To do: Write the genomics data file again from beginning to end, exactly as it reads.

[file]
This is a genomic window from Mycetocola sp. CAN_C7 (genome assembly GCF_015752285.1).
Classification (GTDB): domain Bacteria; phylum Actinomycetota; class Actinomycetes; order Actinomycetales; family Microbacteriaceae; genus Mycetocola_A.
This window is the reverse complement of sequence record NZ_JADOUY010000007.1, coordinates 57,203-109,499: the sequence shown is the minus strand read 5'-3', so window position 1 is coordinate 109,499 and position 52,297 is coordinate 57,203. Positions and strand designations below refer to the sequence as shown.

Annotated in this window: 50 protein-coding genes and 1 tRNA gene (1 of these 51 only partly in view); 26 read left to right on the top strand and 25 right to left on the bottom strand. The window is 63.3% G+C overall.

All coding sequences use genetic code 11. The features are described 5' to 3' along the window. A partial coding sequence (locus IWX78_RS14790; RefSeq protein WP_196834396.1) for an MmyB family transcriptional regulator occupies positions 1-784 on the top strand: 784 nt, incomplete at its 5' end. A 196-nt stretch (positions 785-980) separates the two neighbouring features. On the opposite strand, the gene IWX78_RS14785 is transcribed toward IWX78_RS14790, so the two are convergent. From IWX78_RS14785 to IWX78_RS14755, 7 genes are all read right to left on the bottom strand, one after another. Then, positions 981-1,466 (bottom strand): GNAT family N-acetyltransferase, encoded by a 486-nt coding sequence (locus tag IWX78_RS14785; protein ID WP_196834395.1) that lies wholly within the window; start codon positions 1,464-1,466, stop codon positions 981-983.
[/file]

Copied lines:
This is a genomic window from Mycetocola sp. CAN_C7 (genome assembly GCF_015752285.1).
Classification (GTDB): domain Bacteria; phylum Actinomycetota; class Actinomycetes; order Actinomycetales; family Microbacteriaceae; genus Mycetocola_A.
This window is the reverse complement of sequence record NZ_JADOUY010000007.1, coordinates 57,203-109,499: the sequence shown is the minus strand read 5'-3', so window position 1 is coordinate 109,499 and position 52,297 is coordinate 57,203. Positions and strand designations below refer to the sequence as shown.

Annotated in this window: 50 protein-coding genes and 1 tRNA gene (1 of these 51 only partly in view); 26 read left to right on the top strand and 25 right to left on the bottom strand. The window is 63.3% G+C overall.

All coding sequences use genetic code 11. The features are described 5' to 3' along the window. A partial coding sequence (locus IWX78_RS14790; RefSeq protein WP_196834396.1) for an MmyB family transcriptional regulator occupies positions 1-784 on the top strand: 784 nt, incomplete at its 5' end. A 196-nt stretch (positions 785-980) separates the two neighbouring features. On the opposite strand, the gene IWX78_RS14785 is transcribed toward IWX78_RS14790, so the two are convergent. From IWX78_RS14785 to IWX78_RS14755, 7 genes are all read right to left on the bottom strand, one after another. Then, positions 981-1,466 (bottom strand): GNAT family N-acetyltransferase, encoded by a 486-nt coding sequence (locus tag IWX78_RS14785; protein ID WP_196834395.1) that lies wholly within the window; start codon positions 1,464-1,466, stop codon positions 981-983.